|My presence gives scale and depth to the trees|
on this low knoll overlooking Deception Creek
Another way to give the viewer an idea of the scale of the scenery is to use atmospheric cues such as fog.
The viewer's mind is always intrigued with figuring out what lays just beyond perception. In the image above the fog does a remarkable amount of obscuring the trees in the upper left. Our minds are going to be trying to pierce that veil trying to see through the fog . . . what does lay beyond? Try it. I challenge any reader to not honestly admit that they did not spend any time at all trying to pick out details in the background.
There is also an interplay of hard and soft contrasts in this image with the delineating line a diagonal crossing the image behind the main subject . . . the lone leafless tree in the center. My presence provides the necessary scale and a contrast in color to make this image a keeper.
- There should be a center of interest or focus in the work, to prevent it becoming a pattern in itself;
- The direction followed by the viewer's eye should lead the viewer's gaze around all elements in the work before leading out of the picture;
- The subject should not be facing out of the image;
- A moving subject should have space in front;
- Exact bisections of the picture space should be avoided;
- Small, high contrast, elements have as much impact as larger, duller elements;
- The prominent subject should be off-center, unless a symmetrical or formal composition is desired, and can be balanced by smaller satellite elements
- The horizon line should not divide the image in two equal parts but be positioned to emphasize either the sky or ground; showing more sky if it is of clouds, sun rise/set, and more ground if a landscape
Friday, October 8, 2010
Where Lewis Creek Meets the North Fork and a Delightful Little Park
|Forks of the Sky State Park (in Trust)|
|Across an old wooden bridge|
|On the original cabin site|
|Well-maintained, rock-lined trails and easy river access|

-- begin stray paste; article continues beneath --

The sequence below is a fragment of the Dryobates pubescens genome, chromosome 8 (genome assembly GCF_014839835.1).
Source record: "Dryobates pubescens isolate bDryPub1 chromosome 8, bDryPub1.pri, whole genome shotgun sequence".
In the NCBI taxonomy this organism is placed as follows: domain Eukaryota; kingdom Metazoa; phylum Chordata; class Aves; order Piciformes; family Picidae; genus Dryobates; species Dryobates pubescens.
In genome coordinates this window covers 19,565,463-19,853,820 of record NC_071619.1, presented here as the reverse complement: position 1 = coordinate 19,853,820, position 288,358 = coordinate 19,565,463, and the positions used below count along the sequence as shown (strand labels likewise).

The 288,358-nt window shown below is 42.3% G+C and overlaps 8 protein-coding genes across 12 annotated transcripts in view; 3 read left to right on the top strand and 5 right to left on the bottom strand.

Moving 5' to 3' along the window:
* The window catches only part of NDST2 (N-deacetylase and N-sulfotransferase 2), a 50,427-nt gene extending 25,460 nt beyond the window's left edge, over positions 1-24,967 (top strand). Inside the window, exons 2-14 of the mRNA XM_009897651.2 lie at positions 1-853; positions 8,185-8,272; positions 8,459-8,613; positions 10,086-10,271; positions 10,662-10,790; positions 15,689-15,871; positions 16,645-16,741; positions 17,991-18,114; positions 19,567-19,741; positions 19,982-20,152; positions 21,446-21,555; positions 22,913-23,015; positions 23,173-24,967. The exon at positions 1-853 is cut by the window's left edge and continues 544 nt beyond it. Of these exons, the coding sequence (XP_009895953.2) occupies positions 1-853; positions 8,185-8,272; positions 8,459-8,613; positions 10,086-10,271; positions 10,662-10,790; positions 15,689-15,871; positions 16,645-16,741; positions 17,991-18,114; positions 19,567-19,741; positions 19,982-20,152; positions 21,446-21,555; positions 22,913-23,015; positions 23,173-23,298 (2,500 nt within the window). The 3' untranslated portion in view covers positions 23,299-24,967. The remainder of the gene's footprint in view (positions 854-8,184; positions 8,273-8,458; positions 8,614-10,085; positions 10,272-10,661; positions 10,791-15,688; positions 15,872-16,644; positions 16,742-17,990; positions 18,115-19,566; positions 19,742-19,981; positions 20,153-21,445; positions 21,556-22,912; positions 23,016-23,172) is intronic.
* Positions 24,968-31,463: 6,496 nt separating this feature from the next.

|Onto the floodplain of the North Fork|
This river has a history of flooding wide in its' course . . . and during low water months that leaves lots of room to hike over smooth-water-worn boulders and numerous patches of givable sand to claim as your own personal beach. But most of all . . . despite its' openness, there is a real sense of privacy out there. My meanderings take me from the river's slow summer babbling, over multi-ton boulders worn baby-skin smooth to the forest edges . . . and back. No where in particular . . .
Coming down the middle of the floodplain, I eventually realize that I've come just enough around a ninety-degree bend in the river to be visible to anyone travelling the Index-Galena Road in the distance. The movement of a lone car heading north on that road catches my attention. My valued privacy is now gone.
The campsite I'd mentioned earlier is on a twenty-foot high crumbling bluff just around that bend. I head toward the inside of the bend and spot a very worn trail leading in. Not sure if anyone is using the campsites but they've always been a favorite stopping off point in the past. I've just never approached them from this direction before . . . and I'm still not sure if I can. But we will see. Up the banks, over a few downed trees and into the brush.
|Enough scrambling and trail-making to find a back way into the|
campsite. Back to the open spaces of the river.
|My own, private, wind-screened sandy beach|
|Barefoot in the Park|
Crossing that last footbridge a friendly dog came trotting on up . . . followed a moment later, before I could unsling and search for cover . . . by it's owner, a middle-aged lady seemingly out of place smoking a cigarette and carrying a beer amongst such serenity. She kind of chuckled as she stood aside to let me pass and then we exchanged pleasantries on how nice this place was while her dog let me scratch him behind the ears. All the time she kept on smoking away and sipping beer. No backpack . . . just someone appearing out of nowhere. Weird. If a naked man in the wild bothered her she didn't show any indication . . . which was a good sign and definitely gratifying. Back at my car I continued to wonder where she had come from because there were no cars parked along the road for as far as I could see. It was time to head a half mile down the road to the Lewis Creek trailhead.
Lewis Creek and on up to Heybrook Ridge and the Lookout Tower
|A photo moment approaching the ridge...|
|The Fire Lookout Tower atop Heybrook Ridge|
|The view from the top|
(and the traditional trail below)
|No claustrophobia here|
|The appropriate ending of any hike is, of course,|
a long soak in the hot springs
Tuesday, October 5, 2010
|Standing on the precipice of the roaring Alpen Falls|
Sunday, October 3, 2010
|In search of a lost GeoCache|
And no, I didn't find my lost geocache, but more on that later.
Saturday, October 2, 2010
I do like to hear reports from other people who enjoy being natural in nature so it was a pleasant moment to enjoy reading Shirley's report on a nude hike along Fall Creek near Eugene, Oregon. I was even more plesantly surprised when she gave permission to post her report along with the photos. As Shirley declares in her email . . . the hike make her 'top ten hike list' and I know exactly what she is feeling. I thank you for sharing, Shirley. I, too, love that picture of the morning fog. Rick
Shirley's Fall Creek Nude Hike Report